There are a great deal of emotions in losing sports. During this time, coaches and trainers can still do what they do best: coach. By training them through methods like mental toughness, you will not only stay connected to your clients and athletes during this time, you will also help them to cope as effectively as possible with the crisis. You could also consider focusing on performance reviews and goal setting. How many times have you reached the end of a class or season and felt like there was not enough time to discuss development objectives? With these tools, your clients and athletes will respond in positive and constructive ways. They will be ready more than ever before to get back into the swing of things. 

Business Owners & Clients 

Recruitment and registration strategy will be top of mind for business owners as restrictions loosen. It’s very likely that when games do return, fewer athletes and sports go-ers will be registered for games, classes, and events. This could create significant financial challenges for sports providers, so staying connected to clients will be critical. Think outside the box when it comes to interacting with your clients. Like providing incentives for them to return once things are normal. For some business owners, this has meant using discounted prices, promotions, or gift cards—which puts money immediately into their hands and creating incentive for the client to return down the road.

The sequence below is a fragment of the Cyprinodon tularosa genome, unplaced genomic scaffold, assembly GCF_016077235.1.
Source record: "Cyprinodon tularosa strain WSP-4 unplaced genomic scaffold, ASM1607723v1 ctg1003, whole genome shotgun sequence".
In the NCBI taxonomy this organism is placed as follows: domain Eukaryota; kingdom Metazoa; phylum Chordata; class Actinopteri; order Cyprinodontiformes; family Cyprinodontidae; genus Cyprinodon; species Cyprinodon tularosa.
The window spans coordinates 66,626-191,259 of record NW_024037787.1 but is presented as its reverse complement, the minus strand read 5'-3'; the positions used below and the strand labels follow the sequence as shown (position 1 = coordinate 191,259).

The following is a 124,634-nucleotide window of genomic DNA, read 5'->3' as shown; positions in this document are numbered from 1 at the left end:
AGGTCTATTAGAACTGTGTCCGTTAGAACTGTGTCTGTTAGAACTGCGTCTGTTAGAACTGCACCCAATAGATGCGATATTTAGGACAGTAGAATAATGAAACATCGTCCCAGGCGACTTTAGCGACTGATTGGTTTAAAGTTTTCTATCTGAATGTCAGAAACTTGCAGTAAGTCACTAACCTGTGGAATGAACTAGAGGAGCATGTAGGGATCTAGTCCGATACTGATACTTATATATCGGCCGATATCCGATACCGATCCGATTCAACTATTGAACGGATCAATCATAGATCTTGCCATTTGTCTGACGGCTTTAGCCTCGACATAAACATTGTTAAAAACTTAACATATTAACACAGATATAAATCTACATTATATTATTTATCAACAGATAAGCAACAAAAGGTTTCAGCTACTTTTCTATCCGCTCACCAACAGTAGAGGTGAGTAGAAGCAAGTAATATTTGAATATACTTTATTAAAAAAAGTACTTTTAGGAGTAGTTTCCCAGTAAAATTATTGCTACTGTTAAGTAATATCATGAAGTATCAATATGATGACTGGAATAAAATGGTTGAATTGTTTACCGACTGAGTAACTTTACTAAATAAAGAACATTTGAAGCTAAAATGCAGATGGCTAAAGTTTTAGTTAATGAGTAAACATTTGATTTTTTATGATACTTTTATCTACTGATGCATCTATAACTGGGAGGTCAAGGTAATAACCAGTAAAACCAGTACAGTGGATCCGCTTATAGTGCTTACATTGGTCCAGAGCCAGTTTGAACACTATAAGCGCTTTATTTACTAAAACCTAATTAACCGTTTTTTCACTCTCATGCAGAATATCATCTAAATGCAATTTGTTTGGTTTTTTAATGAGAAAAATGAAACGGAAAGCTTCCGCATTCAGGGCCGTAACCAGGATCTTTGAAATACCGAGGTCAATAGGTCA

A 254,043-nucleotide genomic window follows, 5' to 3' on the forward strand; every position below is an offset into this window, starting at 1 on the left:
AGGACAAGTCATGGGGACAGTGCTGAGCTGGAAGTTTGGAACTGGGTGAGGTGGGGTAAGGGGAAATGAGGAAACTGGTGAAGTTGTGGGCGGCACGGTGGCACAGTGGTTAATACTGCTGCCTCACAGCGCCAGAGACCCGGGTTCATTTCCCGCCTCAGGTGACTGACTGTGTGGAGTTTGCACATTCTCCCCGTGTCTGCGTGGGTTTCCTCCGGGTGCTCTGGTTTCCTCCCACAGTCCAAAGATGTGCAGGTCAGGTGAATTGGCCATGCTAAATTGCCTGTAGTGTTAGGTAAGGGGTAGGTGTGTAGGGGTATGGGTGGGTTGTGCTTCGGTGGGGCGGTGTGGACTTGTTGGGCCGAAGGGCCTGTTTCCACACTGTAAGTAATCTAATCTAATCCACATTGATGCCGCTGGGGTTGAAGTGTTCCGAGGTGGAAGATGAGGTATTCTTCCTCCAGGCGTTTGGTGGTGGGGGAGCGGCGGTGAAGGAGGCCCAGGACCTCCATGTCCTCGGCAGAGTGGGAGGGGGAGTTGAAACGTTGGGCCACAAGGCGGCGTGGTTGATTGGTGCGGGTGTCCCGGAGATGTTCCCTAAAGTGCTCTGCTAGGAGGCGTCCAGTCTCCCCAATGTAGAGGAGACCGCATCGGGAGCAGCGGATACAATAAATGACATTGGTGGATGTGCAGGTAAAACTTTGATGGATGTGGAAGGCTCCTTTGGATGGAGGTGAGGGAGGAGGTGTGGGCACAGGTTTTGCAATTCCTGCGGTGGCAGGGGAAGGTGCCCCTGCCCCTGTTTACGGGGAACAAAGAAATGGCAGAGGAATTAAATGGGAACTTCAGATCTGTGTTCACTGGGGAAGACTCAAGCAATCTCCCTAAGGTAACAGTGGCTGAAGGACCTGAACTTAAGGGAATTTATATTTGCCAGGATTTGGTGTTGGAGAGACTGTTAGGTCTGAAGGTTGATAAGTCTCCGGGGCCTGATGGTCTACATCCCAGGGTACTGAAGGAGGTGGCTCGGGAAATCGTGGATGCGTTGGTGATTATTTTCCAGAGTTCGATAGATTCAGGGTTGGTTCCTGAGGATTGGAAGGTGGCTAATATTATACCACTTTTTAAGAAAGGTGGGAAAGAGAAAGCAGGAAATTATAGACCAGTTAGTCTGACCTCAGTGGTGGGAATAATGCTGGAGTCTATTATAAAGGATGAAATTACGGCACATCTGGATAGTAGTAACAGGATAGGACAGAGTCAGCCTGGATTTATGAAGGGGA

Venture capitalists like GIFTforward, have created a non-profit initiative to help owners in the restaurant industry sell over $10,000+ in gift cards since they launched. As we all take a pause during this shutdown, more than ever, there’s an opportunity for your organization to appeal to your consumers in new and creative ways.

For more information on how your organization can navigate the effects of COVID-19, view our resources and articles here: 


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Our mission is to play, learn and enjoy sports activities anywhere, at anytime, by connecting people and amateur sports providers all over the world.

We want to create opportunities for people to participate in local sports services, and events, while helping community organizations prosper and grow.